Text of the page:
Remember Frank from the beginning of the article? He couldn’t make sense of his business’s numbers. That was a recipe for disaster. Though he had a clever product idea, he was unable to assess whom his market was and ultimately, whether he would make any money as a business.
Over the years, I’ve had far too many clients realize too late into the game that they didn’t understand that this was a massive gap in their planning. While a good agency should be prompting you for useful data throughout the project, it’s also easy for an agency to make assumptions that the client knows what the hell they’re doing. After all, it is their project. Their money. Their decisions that are ultimately steering the ship.
Agencies with a partnership mentality won't let the ship get too far off course. They'll make sure that the ship's charts are in order before setting sail.
Each component within your project has an associated cost to build and maintain. It also has a potential value. It gets tricky when you begin to assess whether each component will add value to your customer. Early on in a project, you have to make some risky decisions about what to include. For everything you do include, treat it as an experiment that you’ll analyze once your customers have a chance to try out your product.
When the data informs you that a feature isn’t appealing to your customers, you must decide whether to double-down and invest in improvements, or abandon that component entirely. Tracking how each micro-improvement impacts the project’s value can make the difference between success and failure.
If this is an area that you believe you’ll struggle with, find someone who can help. Some agencies can help with this, but as a stakeholder, it will only make you wiser to brush up on your skills in this area. It’ll make you a better decision maker.
As someone who runs an agency, I know that we can only organize what we can control. We’re often at the mercy of our client’s own organization skills. Everyone has their own way of managing their time, priorities, and project. When we work together, we have to invest time in learning about each other’s process so that we can figure out how to be as efficient as possible.
Disorganization slows everything down. Whether it’s shifting the focus of the project, having unpredictable availability, forgetting a scheduled call, neglecting deadlines for giving feedback, or paying their bills late, it all adds friction to the process.
What happens to these problem clients? We fire them. Trust me. It happens. No agency owner can, in good conscience, ask his team to be okay with a dependably disappointing client. That would impact my employees’ satisfaction and my ability to attract and retain amazing talent.
You expect your agency to be as organized. We expect the same in return.
A Little Secret From Sales
Once you contact us, we will add you to our Customer Relationship Management (CRM) tool. We document a number of details about each prospective client beyond the basic name and coordinates. If you fill out our contact form, we’re going to research you before we respond.
We want to know the following:
- Where are you from?
- What is your background?
- Do we have any shared connections?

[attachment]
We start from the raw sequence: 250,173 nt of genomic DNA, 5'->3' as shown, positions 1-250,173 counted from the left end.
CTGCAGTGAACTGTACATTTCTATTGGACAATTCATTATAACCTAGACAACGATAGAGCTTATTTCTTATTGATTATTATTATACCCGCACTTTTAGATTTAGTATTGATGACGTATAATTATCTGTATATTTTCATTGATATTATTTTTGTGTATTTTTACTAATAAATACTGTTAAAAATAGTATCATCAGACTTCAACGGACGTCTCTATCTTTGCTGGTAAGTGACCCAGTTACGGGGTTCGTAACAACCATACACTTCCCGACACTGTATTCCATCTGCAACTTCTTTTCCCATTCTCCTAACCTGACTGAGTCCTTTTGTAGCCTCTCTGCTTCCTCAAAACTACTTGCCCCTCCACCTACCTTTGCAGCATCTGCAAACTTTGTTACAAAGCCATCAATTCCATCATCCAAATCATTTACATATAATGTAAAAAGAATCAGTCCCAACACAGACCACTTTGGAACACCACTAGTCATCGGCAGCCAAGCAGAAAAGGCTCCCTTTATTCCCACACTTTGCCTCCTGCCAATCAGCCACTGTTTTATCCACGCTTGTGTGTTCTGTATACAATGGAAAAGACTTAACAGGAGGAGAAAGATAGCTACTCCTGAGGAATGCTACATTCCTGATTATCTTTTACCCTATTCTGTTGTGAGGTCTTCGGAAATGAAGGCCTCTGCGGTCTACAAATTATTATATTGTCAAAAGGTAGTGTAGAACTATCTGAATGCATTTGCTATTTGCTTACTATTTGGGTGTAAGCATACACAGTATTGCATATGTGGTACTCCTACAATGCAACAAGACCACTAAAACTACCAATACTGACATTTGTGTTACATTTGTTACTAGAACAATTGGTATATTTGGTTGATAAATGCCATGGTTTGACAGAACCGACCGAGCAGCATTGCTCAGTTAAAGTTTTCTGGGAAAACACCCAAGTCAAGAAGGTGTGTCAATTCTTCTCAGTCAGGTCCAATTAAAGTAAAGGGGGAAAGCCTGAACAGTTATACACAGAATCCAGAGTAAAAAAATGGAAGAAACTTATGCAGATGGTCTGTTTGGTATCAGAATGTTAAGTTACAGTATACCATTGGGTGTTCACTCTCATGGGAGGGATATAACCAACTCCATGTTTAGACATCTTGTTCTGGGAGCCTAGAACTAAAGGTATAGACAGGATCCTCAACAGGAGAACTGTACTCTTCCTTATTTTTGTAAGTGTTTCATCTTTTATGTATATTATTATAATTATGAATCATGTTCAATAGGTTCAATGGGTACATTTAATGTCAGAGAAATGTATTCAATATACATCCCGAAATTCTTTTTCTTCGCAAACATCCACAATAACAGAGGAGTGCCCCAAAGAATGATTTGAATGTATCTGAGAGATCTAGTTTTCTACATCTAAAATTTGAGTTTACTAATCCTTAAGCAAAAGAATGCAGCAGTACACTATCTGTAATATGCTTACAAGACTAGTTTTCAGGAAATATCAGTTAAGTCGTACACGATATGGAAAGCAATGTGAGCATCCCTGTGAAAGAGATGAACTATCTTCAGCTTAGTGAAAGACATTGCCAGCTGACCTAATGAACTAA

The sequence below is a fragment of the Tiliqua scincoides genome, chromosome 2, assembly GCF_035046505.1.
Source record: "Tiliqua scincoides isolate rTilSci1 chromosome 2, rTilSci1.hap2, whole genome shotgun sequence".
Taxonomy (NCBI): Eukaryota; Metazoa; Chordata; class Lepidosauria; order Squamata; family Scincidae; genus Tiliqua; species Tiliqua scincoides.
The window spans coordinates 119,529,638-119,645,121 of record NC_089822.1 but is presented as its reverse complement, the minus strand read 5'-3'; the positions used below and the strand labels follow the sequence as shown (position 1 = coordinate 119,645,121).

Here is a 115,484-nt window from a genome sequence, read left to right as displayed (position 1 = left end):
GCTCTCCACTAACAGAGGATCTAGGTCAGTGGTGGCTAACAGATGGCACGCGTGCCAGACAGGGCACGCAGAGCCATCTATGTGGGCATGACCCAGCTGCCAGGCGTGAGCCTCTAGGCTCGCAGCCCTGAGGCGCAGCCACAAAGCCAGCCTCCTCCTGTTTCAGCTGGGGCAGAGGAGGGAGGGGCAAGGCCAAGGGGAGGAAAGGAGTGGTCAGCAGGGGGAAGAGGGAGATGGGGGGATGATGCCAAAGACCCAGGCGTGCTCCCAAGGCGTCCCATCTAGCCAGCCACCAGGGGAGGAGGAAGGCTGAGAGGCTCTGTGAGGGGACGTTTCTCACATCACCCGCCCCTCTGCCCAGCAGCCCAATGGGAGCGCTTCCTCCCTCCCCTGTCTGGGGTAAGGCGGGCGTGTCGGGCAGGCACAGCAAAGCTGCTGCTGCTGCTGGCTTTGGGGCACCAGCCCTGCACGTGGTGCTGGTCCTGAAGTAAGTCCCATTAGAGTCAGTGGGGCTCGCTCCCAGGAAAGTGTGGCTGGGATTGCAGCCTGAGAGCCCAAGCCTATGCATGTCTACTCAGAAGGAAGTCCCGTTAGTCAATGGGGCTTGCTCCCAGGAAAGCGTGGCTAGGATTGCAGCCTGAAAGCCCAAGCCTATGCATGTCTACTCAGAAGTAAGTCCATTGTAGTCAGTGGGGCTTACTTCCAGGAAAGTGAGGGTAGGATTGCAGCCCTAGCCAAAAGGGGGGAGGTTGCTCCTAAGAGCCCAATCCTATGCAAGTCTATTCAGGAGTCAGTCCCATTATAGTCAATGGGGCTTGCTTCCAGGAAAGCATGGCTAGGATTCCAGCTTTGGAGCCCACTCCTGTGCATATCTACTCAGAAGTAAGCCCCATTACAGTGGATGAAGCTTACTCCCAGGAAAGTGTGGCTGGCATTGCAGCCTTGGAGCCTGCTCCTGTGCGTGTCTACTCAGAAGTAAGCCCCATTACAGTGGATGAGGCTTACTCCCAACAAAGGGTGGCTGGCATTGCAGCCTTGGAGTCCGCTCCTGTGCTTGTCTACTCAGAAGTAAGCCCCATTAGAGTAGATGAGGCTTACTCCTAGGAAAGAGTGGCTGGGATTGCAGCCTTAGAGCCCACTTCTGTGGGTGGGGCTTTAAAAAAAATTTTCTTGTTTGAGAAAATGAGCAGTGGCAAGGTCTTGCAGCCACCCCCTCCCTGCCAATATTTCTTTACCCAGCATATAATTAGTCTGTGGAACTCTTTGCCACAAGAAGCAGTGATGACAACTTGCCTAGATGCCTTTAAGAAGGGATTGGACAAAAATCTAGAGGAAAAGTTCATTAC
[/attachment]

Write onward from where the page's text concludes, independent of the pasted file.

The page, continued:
- Do you have an online persona?
- Are you an authority on anything?
- Again, who the hell is this person?
- What you look like. (Putting a face to a name goes a long way when you hop on a phone call or come to an introduction meeting.)
We document what we find. Then, we use a number of details to prioritize who will get more of our attention sooner. If make a living out of building stuff for the online market, expect to hear from us quickly. But if you aren’t easy to find online, you’re unlikely to get a quick reply.
No need to start posting photos of each of your meals online (I do that enough for the both of us)… but if we can’t easily find you on LinkedIn, we’re going to doubt that you’re our next amazing client.
Before we invest potentially thousands of hours into a relationship with you, we’d like to get to know what we might be getting ourselves into. Is that reasonable? I’d like to think so.
Before you get to reach out to agencies, go online and search for yourself. What do the search results say about you? Does it look like you’re a professional entrepreneur?
If not, don’t worry. You can improve this rather quickly. Head over to LinkedIn, update your profile, get references and testimonials from past collaborators. Show that you’re qualified to be a stakeholder.
For extra credit, solicit testimonials from with any external partners or vendors as well. I’d love to hear what their experience was like working for you.
Lastly, Do You Have The Time?
It might surprise you when you realize how much time and mental energy your project will require. If you’ve started to think of it as your ‘baby,’ you’re heading in the right direction.
If you can’t keep up with the pace of your agency, things will come to a grinding halt, costing you, even more, money.
When prospective clients contact us, we pay close attention to the time of day that they introduce themselves to us, respond to us, and propose meeting times. If you live in the same time zone and only respond to questions at 11 pm, we’re going to question your availability throughout the course of the project.
Having said that, we’ve had some clients who contact us while they’re still holding another full-time job and set the expectation that they are wrapping that up and will be making themselves more available very soon.
At different stages of a project, it can be critical to respond to our questions in a timely manner. You don’t want to become the bottleneck of the project.
I recently asked some of our existing clients about how much time they have to dedicate to their projects on a weekly basis. Their responses ranged anywhere from 10-20 hours each week. That’s time spent asking us questions, replying to our questions, working with our project manager on next priorities, and thinking ahead. The rest of their time was spent networking, talking to potential customers, recruiting alpha and beta testers, and figuring out how they were going to best market their product once we made it happen.
Ideally, you’d start doing this from day one, not after your product is complete. Consistently talking to your network, your potential customers, and your tester will clarify the shape of your product.
Before you jump into this…be honest with yourself.
Do you have the time to make this happen?